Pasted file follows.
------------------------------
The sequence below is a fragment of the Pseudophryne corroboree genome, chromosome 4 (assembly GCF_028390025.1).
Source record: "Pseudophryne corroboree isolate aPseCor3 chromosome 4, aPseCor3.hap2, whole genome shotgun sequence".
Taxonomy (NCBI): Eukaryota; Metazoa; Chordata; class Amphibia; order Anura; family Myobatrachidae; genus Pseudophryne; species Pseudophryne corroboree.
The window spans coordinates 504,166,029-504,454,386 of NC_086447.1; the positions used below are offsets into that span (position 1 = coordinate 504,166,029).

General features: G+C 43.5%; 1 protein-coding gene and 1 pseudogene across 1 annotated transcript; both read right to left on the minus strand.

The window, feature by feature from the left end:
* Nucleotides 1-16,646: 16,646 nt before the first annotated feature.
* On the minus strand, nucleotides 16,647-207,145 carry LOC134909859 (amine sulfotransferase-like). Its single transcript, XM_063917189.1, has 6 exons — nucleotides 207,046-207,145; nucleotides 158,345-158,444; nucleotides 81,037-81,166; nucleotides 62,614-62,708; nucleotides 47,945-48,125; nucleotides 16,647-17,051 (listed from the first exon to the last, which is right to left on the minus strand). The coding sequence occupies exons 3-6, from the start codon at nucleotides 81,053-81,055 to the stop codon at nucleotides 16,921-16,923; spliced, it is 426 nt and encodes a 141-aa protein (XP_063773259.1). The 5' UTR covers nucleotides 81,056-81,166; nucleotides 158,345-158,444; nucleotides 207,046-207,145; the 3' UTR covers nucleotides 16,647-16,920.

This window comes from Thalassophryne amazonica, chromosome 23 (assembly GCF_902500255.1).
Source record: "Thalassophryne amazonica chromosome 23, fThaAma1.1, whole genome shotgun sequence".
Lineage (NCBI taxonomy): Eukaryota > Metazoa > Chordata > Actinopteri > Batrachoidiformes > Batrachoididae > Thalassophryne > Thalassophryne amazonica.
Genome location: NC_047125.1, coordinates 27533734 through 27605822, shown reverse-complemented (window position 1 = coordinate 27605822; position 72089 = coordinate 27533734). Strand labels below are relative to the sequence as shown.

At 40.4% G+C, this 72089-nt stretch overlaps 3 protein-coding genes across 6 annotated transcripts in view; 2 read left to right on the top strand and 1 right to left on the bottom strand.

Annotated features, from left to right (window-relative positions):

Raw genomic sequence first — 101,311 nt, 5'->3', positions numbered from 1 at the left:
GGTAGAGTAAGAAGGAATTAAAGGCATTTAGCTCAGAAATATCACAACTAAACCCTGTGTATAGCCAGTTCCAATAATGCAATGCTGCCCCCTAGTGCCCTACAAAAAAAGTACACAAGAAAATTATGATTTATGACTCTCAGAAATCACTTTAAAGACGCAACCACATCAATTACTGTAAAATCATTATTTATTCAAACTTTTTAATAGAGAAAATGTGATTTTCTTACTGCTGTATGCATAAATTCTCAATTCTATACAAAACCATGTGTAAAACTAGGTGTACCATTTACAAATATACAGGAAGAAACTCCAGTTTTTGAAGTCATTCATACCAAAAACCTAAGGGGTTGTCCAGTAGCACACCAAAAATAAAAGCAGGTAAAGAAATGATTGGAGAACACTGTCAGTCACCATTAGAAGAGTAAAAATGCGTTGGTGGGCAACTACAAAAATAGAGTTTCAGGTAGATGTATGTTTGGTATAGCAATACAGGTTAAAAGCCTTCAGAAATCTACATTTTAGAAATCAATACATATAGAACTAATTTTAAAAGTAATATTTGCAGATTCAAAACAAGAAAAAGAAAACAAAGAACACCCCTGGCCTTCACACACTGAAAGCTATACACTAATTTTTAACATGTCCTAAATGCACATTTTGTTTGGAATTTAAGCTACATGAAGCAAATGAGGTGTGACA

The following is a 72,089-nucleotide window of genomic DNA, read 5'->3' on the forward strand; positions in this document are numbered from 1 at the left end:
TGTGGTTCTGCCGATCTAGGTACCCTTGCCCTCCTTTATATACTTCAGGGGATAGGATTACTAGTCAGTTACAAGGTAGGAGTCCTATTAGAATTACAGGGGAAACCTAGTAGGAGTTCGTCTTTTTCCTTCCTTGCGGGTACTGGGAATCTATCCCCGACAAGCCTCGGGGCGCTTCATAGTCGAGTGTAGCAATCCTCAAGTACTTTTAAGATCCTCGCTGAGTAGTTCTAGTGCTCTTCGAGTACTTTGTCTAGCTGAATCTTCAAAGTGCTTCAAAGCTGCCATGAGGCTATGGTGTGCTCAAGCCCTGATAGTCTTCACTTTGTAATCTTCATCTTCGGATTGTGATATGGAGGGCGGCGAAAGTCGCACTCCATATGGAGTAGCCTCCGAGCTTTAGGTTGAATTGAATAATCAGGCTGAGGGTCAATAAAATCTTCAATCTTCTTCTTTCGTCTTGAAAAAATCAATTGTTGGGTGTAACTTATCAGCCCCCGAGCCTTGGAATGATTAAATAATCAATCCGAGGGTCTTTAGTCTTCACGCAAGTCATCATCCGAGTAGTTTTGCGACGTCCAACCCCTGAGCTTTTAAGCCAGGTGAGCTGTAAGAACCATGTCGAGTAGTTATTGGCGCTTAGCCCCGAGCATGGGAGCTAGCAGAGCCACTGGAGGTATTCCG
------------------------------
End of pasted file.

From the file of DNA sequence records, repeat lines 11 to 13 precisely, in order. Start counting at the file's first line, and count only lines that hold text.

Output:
Lineage (NCBI taxonomy): Eukaryota > Metazoa > Chordata > Actinopteri > Batrachoidiformes > Batrachoididae > Thalassophryne > Thalassophryne amazonica.
Genome location: NC_047125.1, coordinates 27533734 through 27605822, shown reverse-complemented (window position 1 = coordinate 27605822; position 72089 = coordinate 27533734). Strand labels below are relative to the sequence as shown.

At 40.4% G+C, this 72089-nt stretch overlaps 3 protein-coding genes across 6 annotated transcripts in view; 2 read left to right on the top strand and 1 right to left on the bottom strand.